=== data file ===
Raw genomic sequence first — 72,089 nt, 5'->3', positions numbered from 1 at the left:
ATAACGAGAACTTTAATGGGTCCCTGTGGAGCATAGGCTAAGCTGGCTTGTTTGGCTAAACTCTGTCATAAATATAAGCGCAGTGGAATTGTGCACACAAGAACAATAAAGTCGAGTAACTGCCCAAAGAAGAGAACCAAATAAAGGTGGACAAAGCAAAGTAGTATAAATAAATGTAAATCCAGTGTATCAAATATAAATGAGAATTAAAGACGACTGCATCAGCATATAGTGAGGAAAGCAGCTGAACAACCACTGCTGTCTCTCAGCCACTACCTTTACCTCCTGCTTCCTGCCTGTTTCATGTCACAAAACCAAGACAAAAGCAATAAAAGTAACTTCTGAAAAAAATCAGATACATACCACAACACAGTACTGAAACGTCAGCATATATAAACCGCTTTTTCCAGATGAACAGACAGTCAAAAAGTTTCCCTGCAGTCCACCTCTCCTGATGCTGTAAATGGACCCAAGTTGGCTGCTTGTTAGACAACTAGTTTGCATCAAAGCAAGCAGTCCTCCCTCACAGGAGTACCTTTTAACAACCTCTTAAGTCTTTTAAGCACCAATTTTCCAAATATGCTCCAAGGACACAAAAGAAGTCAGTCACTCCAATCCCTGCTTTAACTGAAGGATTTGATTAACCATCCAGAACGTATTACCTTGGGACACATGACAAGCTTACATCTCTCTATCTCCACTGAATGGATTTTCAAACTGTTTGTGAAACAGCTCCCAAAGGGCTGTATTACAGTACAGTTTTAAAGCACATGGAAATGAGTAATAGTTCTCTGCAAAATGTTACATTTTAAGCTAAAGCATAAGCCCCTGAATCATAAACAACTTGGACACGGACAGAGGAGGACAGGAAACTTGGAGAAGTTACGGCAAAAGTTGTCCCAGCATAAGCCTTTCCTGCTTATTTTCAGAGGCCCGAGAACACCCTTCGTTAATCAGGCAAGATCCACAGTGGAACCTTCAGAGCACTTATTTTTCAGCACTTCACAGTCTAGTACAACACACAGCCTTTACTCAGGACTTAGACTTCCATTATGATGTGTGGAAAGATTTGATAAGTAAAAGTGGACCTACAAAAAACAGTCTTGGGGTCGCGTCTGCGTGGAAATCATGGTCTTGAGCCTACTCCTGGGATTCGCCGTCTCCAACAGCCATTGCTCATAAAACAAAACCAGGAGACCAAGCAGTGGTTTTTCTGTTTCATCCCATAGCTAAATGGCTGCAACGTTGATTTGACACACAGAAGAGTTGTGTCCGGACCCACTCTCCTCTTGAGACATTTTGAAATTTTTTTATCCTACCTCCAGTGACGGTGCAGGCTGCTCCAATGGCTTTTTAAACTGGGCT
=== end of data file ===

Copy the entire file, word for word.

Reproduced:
Raw genomic sequence first — 72,089 nt, 5'->3', positions numbered from 1 at the left:
ATAACGAGAACTTTAATGGGTCCCTGTGGAGCATAGGCTAAGCTGGCTTGTTTGGCTAAACTCTGTCATAAATATAAGCGCAGTGGAATTGTGCACACAAGAACAATAAAGTCGAGTAACTGCCCAAAGAAGAGAACCAAATAAAGGTGGACAAAGCAAAGTAGTATAAATAAATGTAAATCCAGTGTATCAAATATAAATGAGAATTAAAGACGACTGCATCAGCATATAGTGAGGAAAGCAGCTGAACAACCACTGCTGTCTCTCAGCCACTACCTTTACCTCCTGCTTCCTGCCTGTTTCATGTCACAAAACCAAGACAAAAGCAATAAAAGTAACTTCTGAAAAAAATCAGATACATACCACAACACAGTACTGAAACGTCAGCATATATAAACCGCTTTTTCCAGATGAACAGACAGTCAAAAAGTTTCCCTGCAGTCCACCTCTCCTGATGCTGTAAATGGACCCAAGTTGGCTGCTTGTTAGACAACTAGTTTGCATCAAAGCAAGCAGTCCTCCCTCACAGGAGTACCTTTTAACAACCTCTTAAGTCTTTTAAGCACCAATTTTCCAAATATGCTCCAAGGACACAAAAGAAGTCAGTCACTCCAATCCCTGCTTTAACTGAAGGATTTGATTAACCATCCAGAACGTATTACCTTGGGACACATGACAAGCTTACATCTCTCTATCTCCACTGAATGGATTTTCAAACTGTTTGTGAAACAGCTCCCAAAGGGCTGTATTACAGTACAGTTTTAAAGCACATGGAAATGAGTAATAGTTCTCTGCAAAATGTTACATTTTAAGCTAAAGCATAAGCCCCTGAATCATAAACAACTTGGACACGGACAGAGGAGGACAGGAAACTTGGAGAAGTTACGGCAAAAGTTGTCCCAGCATAAGCCTTTCCTGCTTATTTTCAGAGGCCCGAGAACACCCTTCGTTAATCAGGCAAGATCCACAGTGGAACCTTCAGAGCACTTATTTTTCAGCACTTCACAGTCTAGTACAACACACAGCCTTTACTCAGGACTTAGACTTCCATTATGATGTGTGGAAAGATTTGATAAGTAAAAGTGGACCTACAAAAAACAGTCTTGGGGTCGCGTCTGCGTGGAAATCATGGTCTTGAGCCTACTCCTGGGATTCGCCGTCTCCAACAGCCATTGCTCATAAAACAAAACCAGGAGACCAAGCAGTGGTTTTTCTGTTTCATCCCATAGCTAAATGGCTGCAACGTTGATTTGACACACAGAAGAGTTGTGTCCGGACCCACTCTCCTCTTGAGACATTTTGAAATTTTTTTATCCTACCTCCAGTGACGGTGCAGGCTGCTCCAATGGCTTTTTAAACTGGGCT